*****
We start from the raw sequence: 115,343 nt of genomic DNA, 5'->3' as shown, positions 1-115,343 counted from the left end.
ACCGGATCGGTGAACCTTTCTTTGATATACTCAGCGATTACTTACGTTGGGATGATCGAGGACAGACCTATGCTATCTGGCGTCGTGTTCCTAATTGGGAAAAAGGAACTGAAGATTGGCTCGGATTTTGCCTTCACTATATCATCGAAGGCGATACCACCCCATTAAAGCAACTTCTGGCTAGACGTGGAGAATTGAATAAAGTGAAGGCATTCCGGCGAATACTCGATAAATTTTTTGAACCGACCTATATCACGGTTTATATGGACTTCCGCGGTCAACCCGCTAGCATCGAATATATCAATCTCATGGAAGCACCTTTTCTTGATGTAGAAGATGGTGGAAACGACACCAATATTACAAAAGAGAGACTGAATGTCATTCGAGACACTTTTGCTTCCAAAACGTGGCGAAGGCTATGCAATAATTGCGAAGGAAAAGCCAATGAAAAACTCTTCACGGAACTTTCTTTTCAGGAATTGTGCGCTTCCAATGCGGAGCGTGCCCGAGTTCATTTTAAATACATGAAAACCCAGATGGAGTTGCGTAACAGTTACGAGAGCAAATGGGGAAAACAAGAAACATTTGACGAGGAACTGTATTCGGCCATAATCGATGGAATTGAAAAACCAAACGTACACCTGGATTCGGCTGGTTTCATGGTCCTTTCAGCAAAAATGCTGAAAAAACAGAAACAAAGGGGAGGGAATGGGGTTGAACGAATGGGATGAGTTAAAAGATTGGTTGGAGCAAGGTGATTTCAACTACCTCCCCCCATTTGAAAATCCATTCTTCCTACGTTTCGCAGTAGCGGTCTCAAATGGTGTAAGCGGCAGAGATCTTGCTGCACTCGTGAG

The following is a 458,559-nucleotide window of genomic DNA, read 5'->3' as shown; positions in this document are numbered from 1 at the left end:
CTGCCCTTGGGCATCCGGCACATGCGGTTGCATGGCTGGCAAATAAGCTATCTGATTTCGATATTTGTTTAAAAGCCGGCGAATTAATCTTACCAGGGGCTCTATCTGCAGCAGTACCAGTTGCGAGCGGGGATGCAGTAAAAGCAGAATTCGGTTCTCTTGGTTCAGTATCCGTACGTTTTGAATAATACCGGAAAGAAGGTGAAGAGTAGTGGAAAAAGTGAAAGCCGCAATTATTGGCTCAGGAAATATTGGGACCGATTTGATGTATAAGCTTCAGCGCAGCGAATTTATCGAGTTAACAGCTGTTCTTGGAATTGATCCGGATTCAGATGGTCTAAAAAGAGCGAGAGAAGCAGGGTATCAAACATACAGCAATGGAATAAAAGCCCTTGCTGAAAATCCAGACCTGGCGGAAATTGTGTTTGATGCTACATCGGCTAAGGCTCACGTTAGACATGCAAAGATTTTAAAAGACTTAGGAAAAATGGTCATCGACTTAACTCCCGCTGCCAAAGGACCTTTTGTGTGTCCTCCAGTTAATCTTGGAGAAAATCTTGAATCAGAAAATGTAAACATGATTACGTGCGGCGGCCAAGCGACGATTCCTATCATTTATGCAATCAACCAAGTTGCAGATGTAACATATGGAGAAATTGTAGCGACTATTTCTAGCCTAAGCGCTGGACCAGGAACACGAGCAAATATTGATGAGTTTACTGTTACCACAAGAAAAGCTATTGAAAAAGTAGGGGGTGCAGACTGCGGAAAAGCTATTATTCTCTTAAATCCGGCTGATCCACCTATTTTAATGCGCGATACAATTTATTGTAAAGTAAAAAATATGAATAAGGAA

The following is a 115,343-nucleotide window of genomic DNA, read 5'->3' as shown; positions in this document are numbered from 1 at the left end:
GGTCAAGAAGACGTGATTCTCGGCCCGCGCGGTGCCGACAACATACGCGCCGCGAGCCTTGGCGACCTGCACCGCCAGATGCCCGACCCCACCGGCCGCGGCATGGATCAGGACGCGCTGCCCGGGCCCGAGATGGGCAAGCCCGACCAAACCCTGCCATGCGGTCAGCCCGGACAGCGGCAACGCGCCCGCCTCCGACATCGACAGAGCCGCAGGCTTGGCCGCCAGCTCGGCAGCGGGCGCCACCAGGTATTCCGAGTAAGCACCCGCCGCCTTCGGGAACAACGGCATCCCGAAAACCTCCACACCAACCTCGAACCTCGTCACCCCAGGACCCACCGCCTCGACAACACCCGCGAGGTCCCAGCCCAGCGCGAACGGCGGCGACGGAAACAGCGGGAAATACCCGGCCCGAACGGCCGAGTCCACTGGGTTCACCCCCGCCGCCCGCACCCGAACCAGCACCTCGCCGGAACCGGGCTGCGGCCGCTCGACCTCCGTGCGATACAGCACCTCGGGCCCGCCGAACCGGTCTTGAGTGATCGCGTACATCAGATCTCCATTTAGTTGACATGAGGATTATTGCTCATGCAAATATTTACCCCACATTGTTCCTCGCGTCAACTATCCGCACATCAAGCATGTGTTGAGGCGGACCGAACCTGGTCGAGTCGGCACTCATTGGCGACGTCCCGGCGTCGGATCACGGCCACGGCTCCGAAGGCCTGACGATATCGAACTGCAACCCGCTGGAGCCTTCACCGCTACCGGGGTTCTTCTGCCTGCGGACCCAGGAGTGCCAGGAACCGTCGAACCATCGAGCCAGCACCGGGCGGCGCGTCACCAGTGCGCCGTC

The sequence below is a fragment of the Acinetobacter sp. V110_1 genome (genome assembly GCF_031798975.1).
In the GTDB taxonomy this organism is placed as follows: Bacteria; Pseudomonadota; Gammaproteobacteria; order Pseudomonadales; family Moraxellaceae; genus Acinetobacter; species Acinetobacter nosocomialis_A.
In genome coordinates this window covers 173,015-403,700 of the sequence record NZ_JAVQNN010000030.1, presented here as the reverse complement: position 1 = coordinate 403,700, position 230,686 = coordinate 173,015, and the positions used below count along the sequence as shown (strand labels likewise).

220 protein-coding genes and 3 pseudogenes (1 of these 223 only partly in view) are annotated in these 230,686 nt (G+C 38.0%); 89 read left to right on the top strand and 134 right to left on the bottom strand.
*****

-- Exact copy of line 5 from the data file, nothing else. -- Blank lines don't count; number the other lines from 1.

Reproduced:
The following is a 115,343-nucleotide window of genomic DNA, read 5'->3' as shown; positions in this document are numbered from 1 at the left end: